On Monday, the day after the 44th anniversary of the Roe v. Wade ruling, President Trump signed an executive order reinstating what’s often referred to as the “global gag rule” or “Mexico City policy.” He did so under the approving gazes of seven men — a fact that was not lost in the outpouring from online critics, who said it was the perfect illustration of “patriarchy” — and in the tradition of Ronald Reagan, who originated the policy. It bars U.S. foreign aid and federal funding from going to any international nongovernmental organization (NGO) that discusses abortion care or refers patients for abortion care.
It has long been used for political football — every Republican president since Reagan has reinstated the global gag rule, while every Democrat has reversed it. This time, White House press secretary Sean Spicer said Trump moved to reinstate the rule to “end the use of taxpayer dollars to fund abortions overseas, along with coercive abortion and sterilization practices” and to prevent tax dollars from “being spent overseas to perform an action that is contrary to the values of this president.”
But in reality, any form of U.S. funding for abortion care is already banned in terms of foreign aid per the Helms Amendment, which prohibits the use of U.S. foreign assistance for performing abortion “as a method of family planning.”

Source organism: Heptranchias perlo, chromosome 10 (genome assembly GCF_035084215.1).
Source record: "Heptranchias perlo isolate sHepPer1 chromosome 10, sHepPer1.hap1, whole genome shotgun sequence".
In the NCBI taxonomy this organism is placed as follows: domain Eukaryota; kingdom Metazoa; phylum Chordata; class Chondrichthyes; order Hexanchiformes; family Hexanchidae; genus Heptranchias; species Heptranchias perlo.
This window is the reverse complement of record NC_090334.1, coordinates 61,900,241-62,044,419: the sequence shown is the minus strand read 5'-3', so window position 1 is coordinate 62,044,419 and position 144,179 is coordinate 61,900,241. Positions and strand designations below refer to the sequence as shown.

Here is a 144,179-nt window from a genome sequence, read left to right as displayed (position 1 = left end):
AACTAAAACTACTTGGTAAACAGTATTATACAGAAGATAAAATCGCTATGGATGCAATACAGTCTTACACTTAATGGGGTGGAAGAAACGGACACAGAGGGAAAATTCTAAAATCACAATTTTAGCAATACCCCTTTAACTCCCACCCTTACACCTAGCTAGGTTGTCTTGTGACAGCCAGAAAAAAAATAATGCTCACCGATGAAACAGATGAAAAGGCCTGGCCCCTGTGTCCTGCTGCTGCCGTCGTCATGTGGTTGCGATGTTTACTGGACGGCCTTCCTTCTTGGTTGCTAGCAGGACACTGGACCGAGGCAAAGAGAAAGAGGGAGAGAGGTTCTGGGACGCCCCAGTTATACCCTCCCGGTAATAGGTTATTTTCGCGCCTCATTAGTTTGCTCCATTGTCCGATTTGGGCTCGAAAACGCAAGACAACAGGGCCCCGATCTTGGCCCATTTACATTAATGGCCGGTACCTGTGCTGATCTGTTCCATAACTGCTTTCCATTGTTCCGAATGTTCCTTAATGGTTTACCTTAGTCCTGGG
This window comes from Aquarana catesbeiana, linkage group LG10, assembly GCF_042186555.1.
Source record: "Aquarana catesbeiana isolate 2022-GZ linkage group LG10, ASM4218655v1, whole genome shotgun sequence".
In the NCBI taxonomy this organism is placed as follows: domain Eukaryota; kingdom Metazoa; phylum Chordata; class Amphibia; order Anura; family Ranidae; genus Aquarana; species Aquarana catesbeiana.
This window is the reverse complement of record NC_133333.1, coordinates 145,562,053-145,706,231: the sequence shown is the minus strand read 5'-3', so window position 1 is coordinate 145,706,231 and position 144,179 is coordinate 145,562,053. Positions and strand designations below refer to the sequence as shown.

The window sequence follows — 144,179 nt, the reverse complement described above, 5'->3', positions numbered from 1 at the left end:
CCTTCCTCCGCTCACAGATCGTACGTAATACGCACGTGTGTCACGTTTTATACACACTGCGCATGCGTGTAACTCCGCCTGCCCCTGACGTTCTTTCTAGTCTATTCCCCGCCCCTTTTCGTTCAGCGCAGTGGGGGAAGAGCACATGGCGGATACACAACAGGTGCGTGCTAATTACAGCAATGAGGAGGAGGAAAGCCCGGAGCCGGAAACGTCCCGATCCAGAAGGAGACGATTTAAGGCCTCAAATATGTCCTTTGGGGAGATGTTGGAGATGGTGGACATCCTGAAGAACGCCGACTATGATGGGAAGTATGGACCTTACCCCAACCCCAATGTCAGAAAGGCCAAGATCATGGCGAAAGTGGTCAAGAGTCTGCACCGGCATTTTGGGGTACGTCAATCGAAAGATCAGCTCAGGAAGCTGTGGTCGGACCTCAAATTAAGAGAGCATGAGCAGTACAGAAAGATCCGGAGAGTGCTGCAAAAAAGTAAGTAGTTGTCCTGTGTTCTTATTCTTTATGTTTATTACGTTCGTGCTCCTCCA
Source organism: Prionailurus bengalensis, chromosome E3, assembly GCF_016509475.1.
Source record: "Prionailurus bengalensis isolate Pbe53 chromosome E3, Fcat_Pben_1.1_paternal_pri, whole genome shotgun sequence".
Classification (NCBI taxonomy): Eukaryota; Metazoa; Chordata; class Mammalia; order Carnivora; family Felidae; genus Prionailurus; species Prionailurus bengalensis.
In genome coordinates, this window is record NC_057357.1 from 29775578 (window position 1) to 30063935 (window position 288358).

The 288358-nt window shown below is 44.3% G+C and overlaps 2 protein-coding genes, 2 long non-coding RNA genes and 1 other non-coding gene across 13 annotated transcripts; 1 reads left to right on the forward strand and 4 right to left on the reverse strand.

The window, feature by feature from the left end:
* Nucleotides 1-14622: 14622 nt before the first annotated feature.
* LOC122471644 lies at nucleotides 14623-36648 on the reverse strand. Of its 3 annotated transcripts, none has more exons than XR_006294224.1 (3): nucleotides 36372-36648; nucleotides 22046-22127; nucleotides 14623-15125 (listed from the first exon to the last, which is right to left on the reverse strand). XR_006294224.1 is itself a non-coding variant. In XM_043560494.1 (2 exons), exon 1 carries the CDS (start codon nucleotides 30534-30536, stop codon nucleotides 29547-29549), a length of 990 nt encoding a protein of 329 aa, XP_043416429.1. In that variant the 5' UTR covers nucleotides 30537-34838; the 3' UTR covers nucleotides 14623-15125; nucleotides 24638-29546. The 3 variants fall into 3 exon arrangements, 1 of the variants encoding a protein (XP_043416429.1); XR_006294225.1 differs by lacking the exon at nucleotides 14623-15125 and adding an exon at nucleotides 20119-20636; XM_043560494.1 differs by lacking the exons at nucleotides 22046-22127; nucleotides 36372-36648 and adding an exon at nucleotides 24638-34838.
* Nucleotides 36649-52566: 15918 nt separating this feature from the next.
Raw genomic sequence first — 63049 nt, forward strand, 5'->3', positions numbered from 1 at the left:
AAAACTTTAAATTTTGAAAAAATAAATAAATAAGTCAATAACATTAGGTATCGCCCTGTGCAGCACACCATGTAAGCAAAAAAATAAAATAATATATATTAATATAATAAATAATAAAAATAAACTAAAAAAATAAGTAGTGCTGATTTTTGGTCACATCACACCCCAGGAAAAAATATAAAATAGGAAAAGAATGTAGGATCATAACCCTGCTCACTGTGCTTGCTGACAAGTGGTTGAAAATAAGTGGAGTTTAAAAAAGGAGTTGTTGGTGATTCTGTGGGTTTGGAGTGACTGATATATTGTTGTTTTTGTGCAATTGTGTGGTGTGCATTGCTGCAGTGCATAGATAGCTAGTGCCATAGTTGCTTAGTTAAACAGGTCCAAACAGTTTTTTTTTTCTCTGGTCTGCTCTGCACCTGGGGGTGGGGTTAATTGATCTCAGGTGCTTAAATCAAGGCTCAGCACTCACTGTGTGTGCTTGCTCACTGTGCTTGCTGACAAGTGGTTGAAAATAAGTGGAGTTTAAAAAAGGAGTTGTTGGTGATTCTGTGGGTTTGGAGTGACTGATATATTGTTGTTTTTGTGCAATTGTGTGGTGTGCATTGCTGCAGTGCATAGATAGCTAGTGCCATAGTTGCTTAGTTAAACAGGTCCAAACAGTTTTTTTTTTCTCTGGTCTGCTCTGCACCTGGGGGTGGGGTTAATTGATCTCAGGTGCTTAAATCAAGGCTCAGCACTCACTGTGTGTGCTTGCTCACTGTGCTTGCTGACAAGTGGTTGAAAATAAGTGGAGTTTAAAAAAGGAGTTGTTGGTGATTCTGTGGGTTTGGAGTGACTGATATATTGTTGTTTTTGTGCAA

The global gag rule goes further, stopping NGOs that provide health care abroad from even mentioning abortion to their patients — even when it comes to providing information about what the procedure is, or referring patients to a provider who can safely perform it. In response to Trump’s executive order, nearly 140 diverse advocacy organizations issued a joint open statement. “Countries around the world are making significant progress in improving women’s health,” it said, “and the global gag rule undermines that momentum.”
Planned Parenthood Global executive director Latanya Mapp Frett, in a separate statement, explained, “The timing of this policy reinstatement is particularly devastating since we know that global family planning programs are working. U.S. assistance for family planning and reproductive health programs for FY 2016 would ensure contraceptive services and supplies for 27 million women and couples, and help avert six million unintended pregnancies; 11,000 maternal deaths; and 2.3 million abortions, the vast majority of which are unsafe. But by reinstating the global gag rule, President Trump threatens to undercut years of progress by disqualifying many of the most experienced family planning providers from funding. The lives of some of the most vulnerable women and girls will once again be at risk.”
To break it down into eight points of harm …
1. The global gag rule does not provide added family planning dollars, but results In family planning clinic closures.